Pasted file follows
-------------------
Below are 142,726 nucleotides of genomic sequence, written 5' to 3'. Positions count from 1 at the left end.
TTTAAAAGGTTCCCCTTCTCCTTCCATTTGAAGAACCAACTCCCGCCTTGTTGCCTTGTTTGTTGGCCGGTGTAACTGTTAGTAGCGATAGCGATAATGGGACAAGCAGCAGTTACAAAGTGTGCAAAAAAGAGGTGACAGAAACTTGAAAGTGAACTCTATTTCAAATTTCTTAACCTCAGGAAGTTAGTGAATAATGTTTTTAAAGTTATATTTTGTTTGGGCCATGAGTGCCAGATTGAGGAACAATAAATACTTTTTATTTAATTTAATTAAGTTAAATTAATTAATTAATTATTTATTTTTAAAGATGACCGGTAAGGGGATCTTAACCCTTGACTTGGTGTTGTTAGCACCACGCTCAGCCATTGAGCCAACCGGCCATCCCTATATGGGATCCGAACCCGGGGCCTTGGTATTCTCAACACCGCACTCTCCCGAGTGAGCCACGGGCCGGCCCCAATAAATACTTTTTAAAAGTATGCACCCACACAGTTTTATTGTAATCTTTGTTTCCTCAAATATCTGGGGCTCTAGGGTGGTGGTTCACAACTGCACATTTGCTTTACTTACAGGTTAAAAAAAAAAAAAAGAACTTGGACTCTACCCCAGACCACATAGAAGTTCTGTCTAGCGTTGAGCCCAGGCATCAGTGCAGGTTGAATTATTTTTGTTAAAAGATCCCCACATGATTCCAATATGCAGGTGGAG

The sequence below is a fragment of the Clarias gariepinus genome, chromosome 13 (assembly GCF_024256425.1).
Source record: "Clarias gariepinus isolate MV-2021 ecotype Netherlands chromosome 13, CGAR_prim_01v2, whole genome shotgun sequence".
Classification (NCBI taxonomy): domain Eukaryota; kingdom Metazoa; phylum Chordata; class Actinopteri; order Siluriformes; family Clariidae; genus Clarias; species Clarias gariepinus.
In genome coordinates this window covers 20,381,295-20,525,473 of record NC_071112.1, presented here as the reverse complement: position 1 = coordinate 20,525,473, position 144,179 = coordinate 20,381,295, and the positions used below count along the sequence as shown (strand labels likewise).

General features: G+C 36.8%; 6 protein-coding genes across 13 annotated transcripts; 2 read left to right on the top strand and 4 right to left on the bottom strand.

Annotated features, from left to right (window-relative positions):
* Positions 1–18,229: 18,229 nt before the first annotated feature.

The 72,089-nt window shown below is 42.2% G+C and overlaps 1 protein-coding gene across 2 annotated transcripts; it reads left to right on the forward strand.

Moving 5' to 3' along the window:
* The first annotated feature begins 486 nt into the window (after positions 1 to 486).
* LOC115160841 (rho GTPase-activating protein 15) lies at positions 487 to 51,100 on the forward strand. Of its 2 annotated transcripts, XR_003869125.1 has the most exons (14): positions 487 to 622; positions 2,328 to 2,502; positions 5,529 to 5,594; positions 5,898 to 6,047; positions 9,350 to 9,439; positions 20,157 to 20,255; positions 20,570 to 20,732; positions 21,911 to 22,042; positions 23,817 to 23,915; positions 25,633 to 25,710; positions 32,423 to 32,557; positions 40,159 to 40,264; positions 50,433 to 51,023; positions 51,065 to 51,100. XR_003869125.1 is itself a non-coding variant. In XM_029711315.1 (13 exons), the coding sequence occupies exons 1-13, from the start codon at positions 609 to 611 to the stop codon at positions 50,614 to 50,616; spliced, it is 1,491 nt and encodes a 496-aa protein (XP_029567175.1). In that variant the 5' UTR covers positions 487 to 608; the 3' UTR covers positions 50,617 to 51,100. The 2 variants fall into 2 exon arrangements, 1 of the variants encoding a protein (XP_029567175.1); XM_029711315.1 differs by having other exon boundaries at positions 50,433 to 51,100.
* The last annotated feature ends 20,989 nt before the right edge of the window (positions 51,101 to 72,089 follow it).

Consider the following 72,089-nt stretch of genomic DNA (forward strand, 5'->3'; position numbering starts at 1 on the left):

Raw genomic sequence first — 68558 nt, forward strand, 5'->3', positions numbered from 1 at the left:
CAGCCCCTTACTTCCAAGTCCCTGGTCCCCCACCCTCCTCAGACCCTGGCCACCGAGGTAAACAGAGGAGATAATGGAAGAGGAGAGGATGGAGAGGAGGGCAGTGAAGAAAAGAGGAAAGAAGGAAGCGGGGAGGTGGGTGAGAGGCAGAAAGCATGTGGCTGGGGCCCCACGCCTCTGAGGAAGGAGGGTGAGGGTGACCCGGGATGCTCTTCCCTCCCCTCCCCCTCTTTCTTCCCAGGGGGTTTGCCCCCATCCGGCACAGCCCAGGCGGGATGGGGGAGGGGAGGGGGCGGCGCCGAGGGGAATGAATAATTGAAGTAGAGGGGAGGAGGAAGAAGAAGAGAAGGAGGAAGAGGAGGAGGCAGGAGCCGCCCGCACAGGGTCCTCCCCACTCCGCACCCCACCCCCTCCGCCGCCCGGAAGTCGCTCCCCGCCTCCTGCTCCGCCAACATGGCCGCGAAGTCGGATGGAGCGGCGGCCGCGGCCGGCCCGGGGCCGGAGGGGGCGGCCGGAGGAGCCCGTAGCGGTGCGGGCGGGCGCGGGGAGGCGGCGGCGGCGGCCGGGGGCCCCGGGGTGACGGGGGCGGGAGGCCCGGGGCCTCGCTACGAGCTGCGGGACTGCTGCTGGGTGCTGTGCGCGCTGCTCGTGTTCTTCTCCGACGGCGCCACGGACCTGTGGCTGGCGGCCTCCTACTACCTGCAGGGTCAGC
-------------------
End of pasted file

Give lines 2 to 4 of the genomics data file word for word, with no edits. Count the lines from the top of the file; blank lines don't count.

TTTAAAAGGTTCCCCTTCTCCTTCCATTTGAAGAACCAACTCCCGCCTTGTTGCCTTGTTTGTTGGCCGGTGTAACTGTTAGTAGCGATAGCGATAATGGGACAAGCAGCAGTTACAAAGTGTGCAAAAAAGAGGTGACAGAAACTTGAAAGTGAACTCTATTTCAAATTTCTTAACCTCAGGAAGTTAGTGAATAATGTTTTTAAAGTTATATTTTGTTTGGGCCATGAGTGCCAGATTGAGGAACAATAAATACTTTTTATTTAATTTAATTAAGTTAAATTAATTAATTAATTATTTATTTTTAAAGATGACCGGTAAGGGGATCTTAACCCTTGACTTGGTGTTGTTAGCACCACGCTCAGCCATTGAGCCAACCGGCCATCCCTATATGGGATCCGAACCCGGGGCCTTGGTATTCTCAACACCGCACTCTCCCGAGTGAGCCACGGGCCGGCCCCAATAAATACTTTTTAAAAGTATGCACCCACACAGTTTTATTGTAATCTTTGTTTCCTCAAATATCTGGGGCTCTAGGGTGGTGGTTCACAACTGCACATTTGCTTTACTTACAGGTTAAAAAAAAAAAAAAGAACTTGGACTCTACCCCAGACCACATAGAAGTTCTGTCTAGCGTTGAGCCCAGGCATCAGTGCAGGTTGAATTATTTTTGTTAAAAGATCCCCACATGATTCCAATATGCAGGTGGAG

The sequence below is a fragment of the Clarias gariepinus genome, chromosome 13 (assembly GCF_024256425.1).
Source record: "Clarias gariepinus isolate MV-2021 ecotype Netherlands chromosome 13, CGAR_prim_01v2, whole genome shotgun sequence".